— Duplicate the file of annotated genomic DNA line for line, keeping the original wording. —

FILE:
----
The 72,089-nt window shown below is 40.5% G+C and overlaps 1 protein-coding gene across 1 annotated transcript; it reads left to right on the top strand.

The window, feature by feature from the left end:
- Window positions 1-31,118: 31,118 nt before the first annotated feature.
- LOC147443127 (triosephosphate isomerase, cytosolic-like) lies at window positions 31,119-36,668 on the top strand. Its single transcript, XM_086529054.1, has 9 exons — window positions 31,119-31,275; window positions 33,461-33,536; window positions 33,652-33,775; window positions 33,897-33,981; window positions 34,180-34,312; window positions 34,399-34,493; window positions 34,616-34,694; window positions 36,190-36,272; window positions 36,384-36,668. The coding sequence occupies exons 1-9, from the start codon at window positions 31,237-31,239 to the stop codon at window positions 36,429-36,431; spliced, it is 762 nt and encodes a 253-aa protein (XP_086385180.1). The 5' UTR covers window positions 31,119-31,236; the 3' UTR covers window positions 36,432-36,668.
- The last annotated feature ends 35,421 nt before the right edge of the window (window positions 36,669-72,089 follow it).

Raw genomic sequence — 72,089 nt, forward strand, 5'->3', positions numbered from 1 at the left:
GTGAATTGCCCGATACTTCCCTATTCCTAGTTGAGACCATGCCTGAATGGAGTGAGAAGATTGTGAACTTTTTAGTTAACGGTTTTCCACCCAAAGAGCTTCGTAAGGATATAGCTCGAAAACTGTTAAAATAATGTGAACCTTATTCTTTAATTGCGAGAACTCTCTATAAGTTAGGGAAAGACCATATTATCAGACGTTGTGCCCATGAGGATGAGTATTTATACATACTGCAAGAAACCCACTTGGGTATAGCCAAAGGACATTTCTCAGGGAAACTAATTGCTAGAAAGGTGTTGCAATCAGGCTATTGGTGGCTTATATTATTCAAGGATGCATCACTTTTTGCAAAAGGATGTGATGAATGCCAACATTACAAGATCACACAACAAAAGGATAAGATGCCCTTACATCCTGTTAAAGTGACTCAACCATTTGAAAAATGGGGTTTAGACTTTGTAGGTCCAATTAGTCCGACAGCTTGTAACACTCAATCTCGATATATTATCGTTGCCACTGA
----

The 72,089-nt window shown below is 40.5% G+C and overlaps 1 protein-coding gene across 1 annotated transcript; it reads left to right on the top strand.

The window, feature by feature from the left end:
- Window positions 1-31,118: 31,118 nt before the first annotated feature.
- LOC147443127 (triosephosphate isomerase, cytosolic-like) lies at window positions 31,119-36,668 on the top strand. Its single transcript, XM_086529054.1, has 9 exons — window positions 31,119-31,275; window positions 33,461-33,536; window positions 33,652-33,775; window positions 33,897-33,981; window positions 34,180-34,312; window positions 34,399-34,493; window positions 34,616-34,694; window positions 36,190-36,272; window positions 36,384-36,668. The coding sequence occupies exons 1-9, from the start codon at window positions 31,237-31,239 to the stop codon at window positions 36,429-36,431; spliced, it is 762 nt and encodes a 253-aa protein (XP_086385180.1). The 5' UTR covers window positions 31,119-31,236; the 3' UTR covers window positions 36,432-36,668.
- The last annotated feature ends 35,421 nt before the right edge of the window (window positions 36,669-72,089 follow it).

Raw genomic sequence — 72,089 nt, forward strand, 5'->3', positions numbered from 1 at the left:
GTGAATTGCCCGATACTTCCCTATTCCTAGTTGAGACCATGCCTGAATGGAGTGAGAAGATTGTGAACTTTTTAGTTAACGGTTTTCCACCCAAAGAGCTTCGTAAGGATATAGCTCGAAAACTGTTAAAATAATGTGAACCTTATTCTTTAATTGCGAGAACTCTCTATAAGTTAGGGAAAGACCATATTATCAGACGTTGTGCCCATGAGGATGAGTATTTATACATACTGCAAGAAACCCACTTGGGTATAGCCAAAGGACATTTCTCAGGGAAACTAATTGCTAGAAAGGTGTTGCAATCAGGCTATTGGTGGCTTATATTATTCAAGGATGCATCACTTTTTGCAAAAGGATGTGATGAATGCCAACATTACAAGATCACACAACAAAAGGATAAGATGCCCTTACATCCTGTTAAAGTGACTCAACCATTTGAAAAATGGGGTTTAGACTTTGTAGGTCCAATTAGTCCGACAGCTTGTAACACTCAATCTCGATATATTATCGTTGCCACTGA